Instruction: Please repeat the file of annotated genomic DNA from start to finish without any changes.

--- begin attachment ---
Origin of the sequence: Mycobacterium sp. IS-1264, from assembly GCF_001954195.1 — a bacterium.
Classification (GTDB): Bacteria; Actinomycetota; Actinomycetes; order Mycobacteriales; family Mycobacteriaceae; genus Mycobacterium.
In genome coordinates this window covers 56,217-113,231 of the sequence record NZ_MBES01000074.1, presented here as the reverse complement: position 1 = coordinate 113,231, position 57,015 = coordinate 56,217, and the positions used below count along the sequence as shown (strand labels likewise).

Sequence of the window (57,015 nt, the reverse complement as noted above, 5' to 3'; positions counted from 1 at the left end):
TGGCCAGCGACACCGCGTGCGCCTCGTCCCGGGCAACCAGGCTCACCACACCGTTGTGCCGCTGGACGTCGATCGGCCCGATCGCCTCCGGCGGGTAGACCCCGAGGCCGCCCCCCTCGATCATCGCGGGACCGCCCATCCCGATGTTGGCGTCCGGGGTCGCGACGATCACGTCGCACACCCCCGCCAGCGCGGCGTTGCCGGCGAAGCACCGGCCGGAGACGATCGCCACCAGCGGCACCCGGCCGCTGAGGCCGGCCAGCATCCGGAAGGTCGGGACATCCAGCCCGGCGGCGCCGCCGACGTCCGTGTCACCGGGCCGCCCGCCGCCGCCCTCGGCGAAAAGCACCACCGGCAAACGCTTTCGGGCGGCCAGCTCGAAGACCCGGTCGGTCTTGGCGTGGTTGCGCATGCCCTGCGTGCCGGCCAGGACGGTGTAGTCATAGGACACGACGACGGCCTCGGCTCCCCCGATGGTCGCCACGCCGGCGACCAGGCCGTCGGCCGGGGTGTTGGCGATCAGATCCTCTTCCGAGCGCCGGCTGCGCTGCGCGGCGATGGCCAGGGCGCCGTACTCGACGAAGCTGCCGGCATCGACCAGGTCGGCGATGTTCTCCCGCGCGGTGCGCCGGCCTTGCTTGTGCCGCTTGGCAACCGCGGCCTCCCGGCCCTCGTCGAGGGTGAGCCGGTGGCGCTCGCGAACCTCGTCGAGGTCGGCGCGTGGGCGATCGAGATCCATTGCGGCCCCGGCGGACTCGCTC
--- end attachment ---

Origin of the sequence: Mycobacterium sp. IS-1264, from assembly GCF_001954195.1 — a bacterium.
Classification (GTDB): Bacteria; Actinomycetota; Actinomycetes; order Mycobacteriales; family Mycobacteriaceae; genus Mycobacterium.
In genome coordinates this window covers 56,217-113,231 of the sequence record NZ_MBES01000074.1, presented here as the reverse complement: position 1 = coordinate 113,231, position 57,015 = coordinate 56,217, and the positions used below count along the sequence as shown (strand labels likewise).

Sequence of the window (57,015 nt, the reverse complement as noted above, 5' to 3'; positions counted from 1 at the left end):
TGGCCAGCGACACCGCGTGCGCCTCGTCCCGGGCAACCAGGCTCACCACACCGTTGTGCCGCTGGACGTCGATCGGCCCGATCGCCTCCGGCGGGTAGACCCCGAGGCCGCCCCCCTCGATCATCGCGGGACCGCCCATCCCGATGTTGGCGTCCGGGGTCGCGACGATCACGTCGCACACCCCCGCCAGCGCGGCGTTGCCGGCGAAGCACCGGCCGGAGACGATCGCCACCAGCGGCACCCGGCCGCTGAGGCCGGCCAGCATCCGGAAGGTCGGGACATCCAGCCCGGCGGCGCCGCCGACGTCCGTGTCACCGGGCCGCCCGCCGCCGCCCTCGGCGAAAAGCACCACCGGCAAACGCTTTCGGGCGGCCAGCTCGAAGACCCGGTCGGTCTTGGCGTGGTTGCGCATGCCCTGCGTGCCGGCCAGGACGGTGTAGTCATAGGACACGACGACGGCCTCGGCTCCCCCGATGGTCGCCACGCCGGCGACCAGGCCGTCGGCCGGGGTGTTGGCGATCAGATCCTCTTCCGAGCGCCGGCTGCGCTGCGCGGCGATGGCCAGGGCGCCGTACTCGACGAAGCTGCCGGCATCGACCAGGTCGGCGATGTTCTCCCGCGCGGTGCGCCGGCCTTGCTTGTGCCGCTTGGCAACCGCGGCCTCCCGGCCCTCGTCGAGGGTGAGCCGGTGGCGCTCGCGAACCTCGTCGAGGTCGGCGCGTGGGCGATCGAGATCCATTGCGGCCCCGGCGGACTCGCTC